Sure we might barely be able to understand any of the delightful, sped-up gibberish of the minions. But it’s through Pereira’s loopy, delightfully rhythmic approach that we get everything we need to know about their screwball desperation to please, and more importantly, belong. Beyond getting inside their loopy, chattering heads with a distinctively eccentric musical identity, Pereira’s brassy, thematically inventive score mashes together 007 grooves and 60s pop with antic inventiveness of sci-fi weaponry. It’s all as fresh as a big banana, with the minions coming into their own chattering, melodic identity, while also reflecting on Pereira’s rise as a big time helper at Hans Zimmer’s Remote Control studios (where he strummed and co-composed for “Spanglish,” “The Simpsons Movie” and “It’s Complicated”) to show his own diverse voice. It’s played the tropical drug runners of “Haven” to the sexually blocked author of “Ask the Dust” a teen on the edge of heaven for “If I Stay” and a forthcoming, revenge-fueled “Jesuit.” Though Heitor has now proven himself above all to be the scoring king of kid-friendly franchises with “The Smurfs,” “Curious George” and “Beverly Hills Chihuahua,” it’s the “Minions” who clearly speak for Pereira’s proclamation as a big kid at heart, with lovable retro-deviousness to spare at proving these characters as their own musical boss.
You’d started out as a percussionist, and a guitarist with the band Simply Red. What encouraged you to move into film scoring?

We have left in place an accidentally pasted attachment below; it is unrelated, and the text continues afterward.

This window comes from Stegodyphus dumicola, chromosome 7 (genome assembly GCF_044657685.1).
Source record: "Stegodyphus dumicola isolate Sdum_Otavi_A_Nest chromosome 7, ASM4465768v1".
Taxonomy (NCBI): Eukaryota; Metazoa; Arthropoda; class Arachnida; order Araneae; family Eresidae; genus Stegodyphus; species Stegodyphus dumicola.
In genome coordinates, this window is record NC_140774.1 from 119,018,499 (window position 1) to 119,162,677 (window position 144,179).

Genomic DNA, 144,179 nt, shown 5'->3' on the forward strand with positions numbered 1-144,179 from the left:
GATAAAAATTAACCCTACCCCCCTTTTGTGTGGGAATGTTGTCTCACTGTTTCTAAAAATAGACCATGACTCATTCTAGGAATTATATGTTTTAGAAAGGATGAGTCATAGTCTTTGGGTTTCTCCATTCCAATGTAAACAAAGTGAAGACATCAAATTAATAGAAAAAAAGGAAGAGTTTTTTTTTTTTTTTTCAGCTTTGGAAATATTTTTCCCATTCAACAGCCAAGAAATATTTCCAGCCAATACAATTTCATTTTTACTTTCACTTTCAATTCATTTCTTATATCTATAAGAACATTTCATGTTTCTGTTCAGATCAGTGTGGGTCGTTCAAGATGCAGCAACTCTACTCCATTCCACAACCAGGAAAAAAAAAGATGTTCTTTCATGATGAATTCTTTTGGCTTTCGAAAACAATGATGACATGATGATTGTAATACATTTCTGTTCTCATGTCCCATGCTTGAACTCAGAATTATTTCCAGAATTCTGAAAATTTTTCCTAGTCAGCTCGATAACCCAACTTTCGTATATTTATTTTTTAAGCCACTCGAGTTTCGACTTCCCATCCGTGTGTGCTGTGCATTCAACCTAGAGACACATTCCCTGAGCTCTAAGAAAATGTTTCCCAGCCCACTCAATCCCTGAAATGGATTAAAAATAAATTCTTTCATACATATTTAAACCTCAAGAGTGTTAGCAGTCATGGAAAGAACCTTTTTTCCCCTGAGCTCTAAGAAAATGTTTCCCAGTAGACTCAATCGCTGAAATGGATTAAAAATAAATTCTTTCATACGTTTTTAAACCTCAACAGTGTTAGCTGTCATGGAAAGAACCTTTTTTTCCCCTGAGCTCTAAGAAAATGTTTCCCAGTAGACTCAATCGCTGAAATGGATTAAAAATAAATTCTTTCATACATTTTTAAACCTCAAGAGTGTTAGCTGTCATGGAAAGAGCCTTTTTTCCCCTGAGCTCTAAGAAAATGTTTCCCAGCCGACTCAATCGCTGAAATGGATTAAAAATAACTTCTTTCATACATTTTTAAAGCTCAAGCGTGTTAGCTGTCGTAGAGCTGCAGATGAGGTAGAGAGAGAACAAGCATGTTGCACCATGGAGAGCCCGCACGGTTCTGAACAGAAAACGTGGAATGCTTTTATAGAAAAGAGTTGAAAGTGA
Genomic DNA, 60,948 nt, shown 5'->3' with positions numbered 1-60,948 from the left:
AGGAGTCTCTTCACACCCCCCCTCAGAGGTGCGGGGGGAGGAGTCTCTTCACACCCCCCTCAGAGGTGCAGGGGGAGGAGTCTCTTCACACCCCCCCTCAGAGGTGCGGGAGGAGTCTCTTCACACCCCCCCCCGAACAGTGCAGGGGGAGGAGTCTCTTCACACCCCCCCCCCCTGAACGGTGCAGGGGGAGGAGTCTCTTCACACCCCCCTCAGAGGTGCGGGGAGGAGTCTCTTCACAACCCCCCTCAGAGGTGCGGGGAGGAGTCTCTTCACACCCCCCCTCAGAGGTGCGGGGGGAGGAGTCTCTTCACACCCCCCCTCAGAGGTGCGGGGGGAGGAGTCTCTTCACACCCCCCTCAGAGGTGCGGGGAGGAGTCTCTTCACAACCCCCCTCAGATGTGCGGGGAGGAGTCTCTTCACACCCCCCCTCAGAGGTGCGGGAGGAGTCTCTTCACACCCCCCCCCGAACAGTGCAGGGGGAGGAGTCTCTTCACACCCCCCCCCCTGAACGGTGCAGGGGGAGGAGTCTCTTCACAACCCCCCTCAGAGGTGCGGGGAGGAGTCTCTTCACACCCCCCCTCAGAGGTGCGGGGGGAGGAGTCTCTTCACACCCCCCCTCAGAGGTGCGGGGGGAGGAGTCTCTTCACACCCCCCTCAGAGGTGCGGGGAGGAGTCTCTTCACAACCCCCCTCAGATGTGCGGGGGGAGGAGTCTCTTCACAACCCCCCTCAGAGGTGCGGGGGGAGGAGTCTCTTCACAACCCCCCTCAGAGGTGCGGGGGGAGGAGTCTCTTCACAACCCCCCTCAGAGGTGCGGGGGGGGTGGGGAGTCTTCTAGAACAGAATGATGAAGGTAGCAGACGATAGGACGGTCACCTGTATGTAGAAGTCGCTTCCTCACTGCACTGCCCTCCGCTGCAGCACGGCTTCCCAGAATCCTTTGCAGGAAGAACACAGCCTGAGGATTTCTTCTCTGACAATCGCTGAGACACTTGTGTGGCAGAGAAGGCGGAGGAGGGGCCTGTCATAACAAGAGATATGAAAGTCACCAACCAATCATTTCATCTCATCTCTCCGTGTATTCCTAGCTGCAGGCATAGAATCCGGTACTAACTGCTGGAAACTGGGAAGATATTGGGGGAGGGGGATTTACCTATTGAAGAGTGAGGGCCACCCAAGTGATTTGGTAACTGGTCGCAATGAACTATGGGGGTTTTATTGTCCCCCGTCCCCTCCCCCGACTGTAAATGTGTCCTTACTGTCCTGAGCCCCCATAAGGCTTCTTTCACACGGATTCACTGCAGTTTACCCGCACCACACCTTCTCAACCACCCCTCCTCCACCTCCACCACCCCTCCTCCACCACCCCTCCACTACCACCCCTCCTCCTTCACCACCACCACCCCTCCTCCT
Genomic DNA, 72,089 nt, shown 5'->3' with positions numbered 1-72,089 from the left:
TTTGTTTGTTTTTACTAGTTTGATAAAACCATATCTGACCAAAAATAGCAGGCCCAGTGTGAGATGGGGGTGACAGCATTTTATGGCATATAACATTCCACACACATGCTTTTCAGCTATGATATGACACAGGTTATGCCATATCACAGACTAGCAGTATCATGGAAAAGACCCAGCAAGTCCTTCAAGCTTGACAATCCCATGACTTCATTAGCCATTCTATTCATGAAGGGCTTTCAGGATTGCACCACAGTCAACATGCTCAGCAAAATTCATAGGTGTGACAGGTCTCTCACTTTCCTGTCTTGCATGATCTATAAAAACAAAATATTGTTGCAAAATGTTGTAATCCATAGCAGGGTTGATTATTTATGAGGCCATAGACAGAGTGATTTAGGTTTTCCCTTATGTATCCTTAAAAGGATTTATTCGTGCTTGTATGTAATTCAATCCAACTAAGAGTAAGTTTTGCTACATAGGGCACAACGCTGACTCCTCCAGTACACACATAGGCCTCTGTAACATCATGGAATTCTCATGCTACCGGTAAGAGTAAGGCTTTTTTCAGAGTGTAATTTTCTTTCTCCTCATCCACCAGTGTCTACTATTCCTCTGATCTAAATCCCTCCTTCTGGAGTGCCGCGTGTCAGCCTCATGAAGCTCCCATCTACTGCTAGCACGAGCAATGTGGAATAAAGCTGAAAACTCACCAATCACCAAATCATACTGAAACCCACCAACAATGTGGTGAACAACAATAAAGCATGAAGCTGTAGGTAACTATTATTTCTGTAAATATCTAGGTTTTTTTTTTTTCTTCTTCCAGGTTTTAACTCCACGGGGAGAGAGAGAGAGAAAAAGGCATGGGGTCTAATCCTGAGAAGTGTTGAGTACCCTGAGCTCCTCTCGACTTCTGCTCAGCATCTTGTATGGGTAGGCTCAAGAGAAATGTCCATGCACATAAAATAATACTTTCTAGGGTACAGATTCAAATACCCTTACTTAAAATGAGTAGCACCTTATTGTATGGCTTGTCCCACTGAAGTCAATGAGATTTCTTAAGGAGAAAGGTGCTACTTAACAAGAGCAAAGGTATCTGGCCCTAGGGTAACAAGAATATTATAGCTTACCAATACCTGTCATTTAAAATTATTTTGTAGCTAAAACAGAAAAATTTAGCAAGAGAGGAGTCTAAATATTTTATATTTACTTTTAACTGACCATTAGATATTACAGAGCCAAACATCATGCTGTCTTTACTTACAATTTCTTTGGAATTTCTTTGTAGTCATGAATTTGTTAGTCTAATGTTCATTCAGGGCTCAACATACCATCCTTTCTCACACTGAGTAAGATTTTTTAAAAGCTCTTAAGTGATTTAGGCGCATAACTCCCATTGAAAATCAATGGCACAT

What encouraged me to do this was the possibility of writing and orchestrating more colorful music. I have played with all the great artists in Brazil as well as playing in Simply Red. Then I did many sessions here in the function of a guitar player. Yet I always wrote music – though not necessarily “guitar” music, even though I’ve made guitar records in the past. Something kept bugging me. I would play the guitar and would hear something else coming out of it. Then I started working, still as a guitar player, but now playing in scores for Hans Zimmer. He even wrote “Gladiator” as a concerto for the guitar in Augusta, which I played on as well. We had so much fun in the process of his scoring of films like “Black Hawk Down,” especially because I could hang with him and played him some of my music. Hans said “Man, your melodies and the way you hear music would fit perfectly in a composition for pictures and film.” And that’s how it was. At first, I was collaborating with composers like Hans (“Rango”), and John Powell, for whom I did “I am Sam” and some animation pictures like “Shrek 2.” With Harry Gregson-Williams I did a lot of Tony Scott movies like “The Taking of Pelham 1 2 3,” and “Unstoppable,” and was a featured musician in many of those scores. All of these composers were very generous and always supportive of me getting my own movies. I am very lucky in that way, so when the first movie came out, I already had a lot of training with the best people in the business. So the transition into my own work wasn’t painful. It was something that was very natural.